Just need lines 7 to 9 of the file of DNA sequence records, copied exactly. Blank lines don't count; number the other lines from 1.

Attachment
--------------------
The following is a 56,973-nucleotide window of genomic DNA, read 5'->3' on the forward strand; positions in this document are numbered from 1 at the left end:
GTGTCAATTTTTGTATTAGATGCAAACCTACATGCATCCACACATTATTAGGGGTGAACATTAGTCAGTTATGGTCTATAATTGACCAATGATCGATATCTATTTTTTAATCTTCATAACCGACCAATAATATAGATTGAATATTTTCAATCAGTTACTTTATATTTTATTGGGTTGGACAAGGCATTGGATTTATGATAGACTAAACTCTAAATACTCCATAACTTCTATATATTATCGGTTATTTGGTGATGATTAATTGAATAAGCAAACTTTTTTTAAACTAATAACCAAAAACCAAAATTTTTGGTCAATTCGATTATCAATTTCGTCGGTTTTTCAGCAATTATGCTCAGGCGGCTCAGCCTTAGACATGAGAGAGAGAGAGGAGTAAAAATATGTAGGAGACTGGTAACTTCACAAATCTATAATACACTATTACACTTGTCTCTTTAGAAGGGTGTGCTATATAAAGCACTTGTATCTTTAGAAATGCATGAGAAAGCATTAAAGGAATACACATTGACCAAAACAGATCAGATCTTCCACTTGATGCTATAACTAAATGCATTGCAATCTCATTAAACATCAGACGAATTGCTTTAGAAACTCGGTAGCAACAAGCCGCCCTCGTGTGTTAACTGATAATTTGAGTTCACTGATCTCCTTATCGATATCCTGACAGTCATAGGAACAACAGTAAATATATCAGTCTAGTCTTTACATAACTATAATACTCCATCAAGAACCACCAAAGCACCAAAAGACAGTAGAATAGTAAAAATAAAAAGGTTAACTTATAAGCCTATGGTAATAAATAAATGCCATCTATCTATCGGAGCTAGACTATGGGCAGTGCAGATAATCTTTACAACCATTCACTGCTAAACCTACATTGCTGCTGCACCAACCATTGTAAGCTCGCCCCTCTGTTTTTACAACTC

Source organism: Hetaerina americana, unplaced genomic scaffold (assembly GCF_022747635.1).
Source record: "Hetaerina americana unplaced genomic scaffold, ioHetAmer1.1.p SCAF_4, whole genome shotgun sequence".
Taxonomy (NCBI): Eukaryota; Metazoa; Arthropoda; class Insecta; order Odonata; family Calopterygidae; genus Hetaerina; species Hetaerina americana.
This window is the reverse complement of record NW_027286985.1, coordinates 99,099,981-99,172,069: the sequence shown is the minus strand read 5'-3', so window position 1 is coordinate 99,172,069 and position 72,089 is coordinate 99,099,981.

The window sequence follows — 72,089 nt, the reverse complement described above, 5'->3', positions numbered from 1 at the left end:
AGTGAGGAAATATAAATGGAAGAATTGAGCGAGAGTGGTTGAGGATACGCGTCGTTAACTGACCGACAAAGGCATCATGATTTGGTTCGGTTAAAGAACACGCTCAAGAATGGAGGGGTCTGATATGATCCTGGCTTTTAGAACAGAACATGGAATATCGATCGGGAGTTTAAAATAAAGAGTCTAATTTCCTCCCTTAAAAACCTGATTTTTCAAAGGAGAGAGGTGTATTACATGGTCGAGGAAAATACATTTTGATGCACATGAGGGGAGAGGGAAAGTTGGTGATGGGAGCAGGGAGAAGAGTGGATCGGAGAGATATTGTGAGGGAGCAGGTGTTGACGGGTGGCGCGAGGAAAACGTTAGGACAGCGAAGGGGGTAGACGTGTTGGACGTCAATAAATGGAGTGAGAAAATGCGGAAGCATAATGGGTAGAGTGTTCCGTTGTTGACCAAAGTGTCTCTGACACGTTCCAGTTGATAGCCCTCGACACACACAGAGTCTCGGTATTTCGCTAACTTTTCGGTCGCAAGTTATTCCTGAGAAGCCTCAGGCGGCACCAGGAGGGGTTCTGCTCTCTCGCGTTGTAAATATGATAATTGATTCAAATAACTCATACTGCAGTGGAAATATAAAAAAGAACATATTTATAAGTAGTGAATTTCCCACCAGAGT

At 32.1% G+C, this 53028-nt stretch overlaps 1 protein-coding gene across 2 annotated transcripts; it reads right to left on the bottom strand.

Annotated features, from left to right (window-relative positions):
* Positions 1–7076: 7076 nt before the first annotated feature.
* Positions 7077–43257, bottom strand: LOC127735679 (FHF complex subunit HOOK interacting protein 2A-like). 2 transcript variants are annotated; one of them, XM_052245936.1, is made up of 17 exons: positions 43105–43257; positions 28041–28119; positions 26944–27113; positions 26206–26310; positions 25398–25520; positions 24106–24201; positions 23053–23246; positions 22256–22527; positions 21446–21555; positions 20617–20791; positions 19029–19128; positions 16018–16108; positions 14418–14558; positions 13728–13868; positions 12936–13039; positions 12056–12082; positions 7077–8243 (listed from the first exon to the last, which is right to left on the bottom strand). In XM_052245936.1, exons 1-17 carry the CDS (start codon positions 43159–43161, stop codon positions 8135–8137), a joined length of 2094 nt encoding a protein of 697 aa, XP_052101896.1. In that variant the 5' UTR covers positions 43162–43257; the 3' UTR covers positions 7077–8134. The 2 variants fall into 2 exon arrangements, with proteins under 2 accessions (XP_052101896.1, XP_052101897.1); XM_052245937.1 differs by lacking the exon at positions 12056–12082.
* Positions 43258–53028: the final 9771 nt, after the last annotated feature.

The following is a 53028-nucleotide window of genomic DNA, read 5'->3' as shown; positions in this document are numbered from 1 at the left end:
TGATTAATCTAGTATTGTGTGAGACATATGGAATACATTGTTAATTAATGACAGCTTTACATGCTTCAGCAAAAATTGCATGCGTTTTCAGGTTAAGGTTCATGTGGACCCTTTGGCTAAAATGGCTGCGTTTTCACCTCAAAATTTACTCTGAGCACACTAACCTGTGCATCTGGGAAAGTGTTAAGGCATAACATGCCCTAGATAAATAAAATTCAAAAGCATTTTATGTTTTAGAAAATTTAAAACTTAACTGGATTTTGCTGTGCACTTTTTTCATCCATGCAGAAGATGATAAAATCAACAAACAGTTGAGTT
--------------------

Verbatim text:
The window sequence follows — 72,089 nt, the reverse complement described above, 5'->3', positions numbered from 1 at the left end:
AGTGAGGAAATATAAATGGAAGAATTGAGCGAGAGTGGTTGAGGATACGCGTCGTTAACTGACCGACAAAGGCATCATGATTTGGTTCGGTTAAAGAACACGCTCAAGAATGGAGGGGTCTGATATGATCCTGGCTTTTAGAACAGAACATGGAATATCGATCGGGAGTTTAAAATAAAGAGTCTAATTTCCTCCCTTAAAAACCTGATTTTTCAAAGGAGAGAGGTGTATTACATGGTCGAGGAAAATACATTTTGATGCACATGAGGGGAGAGGGAAAGTTGGTGATGGGAGCAGGGAGAAGAGTGGATCGGAGAGATATTGTGAGGGAGCAGGTGTTGACGGGTGGCGCGAGGAAAACGTTAGGACAGCGAAGGGGGTAGACGTGTTGGACGTCAATAAATGGAGTGAGAAAATGCGGAAGCATAATGGGTAGAGTGTTCCGTTGTTGACCAAAGTGTCTCTGACACGTTCCAGTTGATAGCCCTCGACACACACAGAGTCTCGGTATTTCGCTAACTTTTCGGTCGCAAGTTATTCCTGAGAAGCCTCAGGCGGCACCAGGAGGGGTTCTGCTCTCTCGCGTTGTAAATATGATAATTGATTCAAATAACTCATACTGCAGTGGAAATATAAAAAAGAACATATTTATAAGTAGTGAATTTCCCACCAGAGT

At 32.1% G+C, this 53028-nt stretch overlaps 1 protein-coding gene across 2 annotated transcripts; it reads right to left on the bottom strand.